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This invaluable companion to the award-winning We Were There, Too! gives young readers the tools to bring about change. After the tragic and transforming events of the past year, young people are seeking out ways to become constructively engaged in their world. This book couldn't be more timely.
B95 can feel it: a stirring in his bones and feathers. It's time. Today is the day he will once again cast himself into the air, spiral upward into the clouds, and bank into the wind. He wears a black band on his lower right leg and an orange flag on his upper left, bearing the laser inscription B95. Scientists call him the Moonbird because, in the course of his astoundingly long lifetime, this gritty, four-ounce marathoner has flown the distance to the moon-and halfway back. Each February he joins a flock that lifts off from Tierra del Fuego, headed for breeding grounds in the Canadian Arctic, nine thousand miles away. Late in the summer, he begins the return journey. B95 can fly for days without eating or sleeping, but eventually he must descend to refuel and rest. However, recent changes at ancient refueling stations along his migratory circuit-changes caused mostly by human activity-have reduced the food available and made it harder for the birds to reach. And so, since 1995, when B95 was first captured and banded, the worldwide rufa population has collapsed by nearly 80 percent. Most perish somewhere along the great hemispheric circuit, but the Moonbird wings on. He has been seen as recently as November 2011, which makes him nearly twenty years old. Shaking their heads, scientists ask themselves: How can this one bird make it year after year when so many others fall? National Book Award-winning author Phillip Hoose takes us around the hemisphere with the world's most celebrated shorebird, showing the obstacles rufa red knots face, introducing a worldwide team of scientists and conservationists trying to save them, and offering insights about what we can do to help shorebirds before it's too late. With inspiring prose, thorough research, and stirring images, Hoose explores the tragedy of extinction through the triumph of a single bird. Moonbird is one The Washington Post 's Best Kids Books of 2012.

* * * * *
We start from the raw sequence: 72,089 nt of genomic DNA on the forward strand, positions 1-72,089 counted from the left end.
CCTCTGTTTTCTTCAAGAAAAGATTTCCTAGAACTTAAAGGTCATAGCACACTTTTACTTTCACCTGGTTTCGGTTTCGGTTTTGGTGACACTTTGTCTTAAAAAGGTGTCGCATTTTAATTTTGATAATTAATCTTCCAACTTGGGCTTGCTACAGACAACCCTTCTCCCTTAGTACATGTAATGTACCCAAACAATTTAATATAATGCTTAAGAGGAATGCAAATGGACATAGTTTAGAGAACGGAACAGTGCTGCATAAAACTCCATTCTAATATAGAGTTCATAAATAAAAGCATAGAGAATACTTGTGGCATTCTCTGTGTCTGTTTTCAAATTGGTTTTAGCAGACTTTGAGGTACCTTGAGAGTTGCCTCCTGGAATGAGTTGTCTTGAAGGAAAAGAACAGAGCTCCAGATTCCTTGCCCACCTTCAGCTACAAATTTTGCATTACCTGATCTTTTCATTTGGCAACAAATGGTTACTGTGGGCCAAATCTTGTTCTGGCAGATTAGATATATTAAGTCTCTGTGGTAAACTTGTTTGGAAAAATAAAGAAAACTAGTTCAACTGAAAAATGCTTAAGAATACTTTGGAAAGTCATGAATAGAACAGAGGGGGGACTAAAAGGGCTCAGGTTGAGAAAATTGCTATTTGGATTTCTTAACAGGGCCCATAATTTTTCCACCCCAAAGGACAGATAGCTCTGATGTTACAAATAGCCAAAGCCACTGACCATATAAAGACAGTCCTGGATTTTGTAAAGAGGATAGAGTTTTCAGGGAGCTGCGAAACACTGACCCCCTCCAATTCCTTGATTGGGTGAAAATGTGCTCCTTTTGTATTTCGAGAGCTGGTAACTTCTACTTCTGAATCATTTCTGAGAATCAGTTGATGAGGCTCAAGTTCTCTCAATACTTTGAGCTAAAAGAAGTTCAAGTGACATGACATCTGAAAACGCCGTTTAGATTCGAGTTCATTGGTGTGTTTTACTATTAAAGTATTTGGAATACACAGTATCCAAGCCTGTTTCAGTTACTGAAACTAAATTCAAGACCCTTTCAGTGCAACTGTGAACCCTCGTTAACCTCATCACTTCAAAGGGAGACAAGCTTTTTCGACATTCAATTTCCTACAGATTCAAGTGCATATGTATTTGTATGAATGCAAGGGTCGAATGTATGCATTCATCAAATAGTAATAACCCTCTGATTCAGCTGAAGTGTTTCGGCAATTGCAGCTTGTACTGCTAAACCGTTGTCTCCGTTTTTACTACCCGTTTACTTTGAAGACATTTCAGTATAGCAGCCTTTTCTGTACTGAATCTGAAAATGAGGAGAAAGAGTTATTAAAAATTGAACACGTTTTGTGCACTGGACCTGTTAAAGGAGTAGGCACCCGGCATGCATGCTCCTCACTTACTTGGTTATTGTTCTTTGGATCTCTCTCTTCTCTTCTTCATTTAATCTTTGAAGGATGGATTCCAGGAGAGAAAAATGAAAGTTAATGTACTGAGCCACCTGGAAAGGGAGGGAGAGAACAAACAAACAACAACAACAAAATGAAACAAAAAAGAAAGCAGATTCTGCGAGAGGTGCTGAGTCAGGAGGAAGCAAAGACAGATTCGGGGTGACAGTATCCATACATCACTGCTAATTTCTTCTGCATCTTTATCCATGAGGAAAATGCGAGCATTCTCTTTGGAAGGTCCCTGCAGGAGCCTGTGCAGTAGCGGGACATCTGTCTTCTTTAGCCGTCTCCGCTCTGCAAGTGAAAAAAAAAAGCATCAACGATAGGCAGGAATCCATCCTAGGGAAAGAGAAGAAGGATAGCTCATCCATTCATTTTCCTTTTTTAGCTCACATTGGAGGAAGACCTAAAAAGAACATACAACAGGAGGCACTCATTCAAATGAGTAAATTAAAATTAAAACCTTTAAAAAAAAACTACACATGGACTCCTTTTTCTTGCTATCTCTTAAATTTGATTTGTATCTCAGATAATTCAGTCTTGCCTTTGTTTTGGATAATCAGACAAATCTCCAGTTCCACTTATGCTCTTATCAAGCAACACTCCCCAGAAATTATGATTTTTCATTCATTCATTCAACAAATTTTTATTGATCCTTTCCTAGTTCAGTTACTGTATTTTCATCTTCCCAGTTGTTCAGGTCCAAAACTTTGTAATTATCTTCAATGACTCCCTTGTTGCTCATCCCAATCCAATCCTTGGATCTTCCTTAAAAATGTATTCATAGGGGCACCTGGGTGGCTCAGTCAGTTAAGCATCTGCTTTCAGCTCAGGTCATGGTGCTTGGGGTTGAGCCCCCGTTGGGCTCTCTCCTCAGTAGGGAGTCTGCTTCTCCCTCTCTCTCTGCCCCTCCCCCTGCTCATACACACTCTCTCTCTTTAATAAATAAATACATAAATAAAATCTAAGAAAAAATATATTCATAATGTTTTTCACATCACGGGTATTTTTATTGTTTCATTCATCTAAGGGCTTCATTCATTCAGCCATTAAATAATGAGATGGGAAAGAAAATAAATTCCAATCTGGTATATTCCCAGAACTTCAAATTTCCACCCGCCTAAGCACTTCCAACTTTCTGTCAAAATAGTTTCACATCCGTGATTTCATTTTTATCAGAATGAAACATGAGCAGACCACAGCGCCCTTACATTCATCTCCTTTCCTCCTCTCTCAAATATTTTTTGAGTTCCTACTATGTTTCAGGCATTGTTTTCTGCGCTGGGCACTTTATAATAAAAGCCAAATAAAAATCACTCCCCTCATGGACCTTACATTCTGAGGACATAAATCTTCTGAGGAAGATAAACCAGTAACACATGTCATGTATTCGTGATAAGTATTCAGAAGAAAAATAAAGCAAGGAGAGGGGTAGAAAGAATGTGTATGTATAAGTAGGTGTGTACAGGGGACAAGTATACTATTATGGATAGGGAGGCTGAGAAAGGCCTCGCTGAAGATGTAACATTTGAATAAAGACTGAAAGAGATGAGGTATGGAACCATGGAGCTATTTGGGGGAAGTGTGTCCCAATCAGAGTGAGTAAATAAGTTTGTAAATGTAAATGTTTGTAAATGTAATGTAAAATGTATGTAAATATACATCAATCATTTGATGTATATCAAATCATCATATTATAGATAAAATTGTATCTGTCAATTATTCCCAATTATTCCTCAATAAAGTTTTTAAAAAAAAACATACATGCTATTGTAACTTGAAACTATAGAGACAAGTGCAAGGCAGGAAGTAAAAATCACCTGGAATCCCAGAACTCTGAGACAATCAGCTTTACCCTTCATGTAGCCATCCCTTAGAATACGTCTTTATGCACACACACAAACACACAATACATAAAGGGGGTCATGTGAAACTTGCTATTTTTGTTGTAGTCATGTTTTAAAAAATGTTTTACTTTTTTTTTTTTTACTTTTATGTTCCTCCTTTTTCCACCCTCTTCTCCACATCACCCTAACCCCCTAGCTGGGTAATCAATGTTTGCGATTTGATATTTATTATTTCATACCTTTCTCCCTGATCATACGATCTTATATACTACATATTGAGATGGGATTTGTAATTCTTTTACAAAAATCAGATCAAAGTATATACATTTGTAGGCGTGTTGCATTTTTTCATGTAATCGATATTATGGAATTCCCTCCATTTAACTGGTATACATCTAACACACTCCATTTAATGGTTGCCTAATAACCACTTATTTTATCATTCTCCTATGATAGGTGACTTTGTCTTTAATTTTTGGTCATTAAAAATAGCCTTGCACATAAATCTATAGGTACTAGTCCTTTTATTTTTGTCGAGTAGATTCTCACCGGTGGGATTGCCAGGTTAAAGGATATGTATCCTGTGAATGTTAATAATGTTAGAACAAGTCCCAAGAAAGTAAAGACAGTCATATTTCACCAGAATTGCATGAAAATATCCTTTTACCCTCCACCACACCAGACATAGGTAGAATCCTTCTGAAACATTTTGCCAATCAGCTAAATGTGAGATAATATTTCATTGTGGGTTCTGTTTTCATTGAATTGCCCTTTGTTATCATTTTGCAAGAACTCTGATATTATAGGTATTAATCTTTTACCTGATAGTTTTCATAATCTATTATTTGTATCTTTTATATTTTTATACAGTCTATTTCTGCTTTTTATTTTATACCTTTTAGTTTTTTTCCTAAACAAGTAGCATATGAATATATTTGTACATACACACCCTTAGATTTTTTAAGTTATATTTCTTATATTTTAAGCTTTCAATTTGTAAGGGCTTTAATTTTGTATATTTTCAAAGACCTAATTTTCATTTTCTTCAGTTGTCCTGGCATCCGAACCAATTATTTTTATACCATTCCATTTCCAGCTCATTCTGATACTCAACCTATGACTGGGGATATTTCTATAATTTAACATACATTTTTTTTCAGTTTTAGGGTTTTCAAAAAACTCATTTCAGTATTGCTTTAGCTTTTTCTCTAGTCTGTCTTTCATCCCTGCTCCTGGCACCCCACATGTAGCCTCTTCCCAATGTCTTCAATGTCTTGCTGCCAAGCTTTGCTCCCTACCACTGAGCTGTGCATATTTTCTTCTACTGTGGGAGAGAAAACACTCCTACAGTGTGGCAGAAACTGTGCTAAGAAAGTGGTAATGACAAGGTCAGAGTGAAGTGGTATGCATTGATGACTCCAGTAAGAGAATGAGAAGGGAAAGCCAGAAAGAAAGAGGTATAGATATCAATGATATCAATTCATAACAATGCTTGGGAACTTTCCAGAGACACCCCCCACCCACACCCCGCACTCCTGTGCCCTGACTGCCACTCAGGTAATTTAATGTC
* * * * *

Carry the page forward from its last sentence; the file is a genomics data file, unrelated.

Disguised as a nostalgic, coming-of-age baseball memoir, this is a sly, spare meditation on the perils of childhood, the power of celebrity, the vagaries of human kindness, and how even tenuous family bonds can have a surprisingly steely impact.
The tragedy of extinction is explained through the dramatic story of a legendary bird, the ivory-billed woodpecker, and of those who tried to possess it, paint it, shoot it, sell it, and, in a last-ditch effort, save it. A powerful saga that sweeps through two hundred years of history, it introduces artists like John James Audubon, bird collectors like William Brewster, and finally a new breed of scientist in Cornell's Arthur A. "Doc" Allen and his young ornithology student, James Tanner, whose quest to save the ivory-bill culminates in one of the first great conservation showdowns in U.S. history, an early round in what is now a worldwide effort to save species. As hope for the ivory-bill fades in the United States, the bird is last spotted in Cuba in 1987, and Cuban scientists join in the race to save it. All this, plus Mr. Hoose's wonderful story-telling skills, comes together to give us what David Allen Sibley, author of The Sibley Guide to Birds calls "the most thorough and readable account to date of the personalities, fashions, economics, and politics that combined to bring about the demise of the ivory-billed woodpecker." [This text is listed as an example that meets Common Core Standards in English language arts in grades 9-10 at http://www.corestandards.org.]
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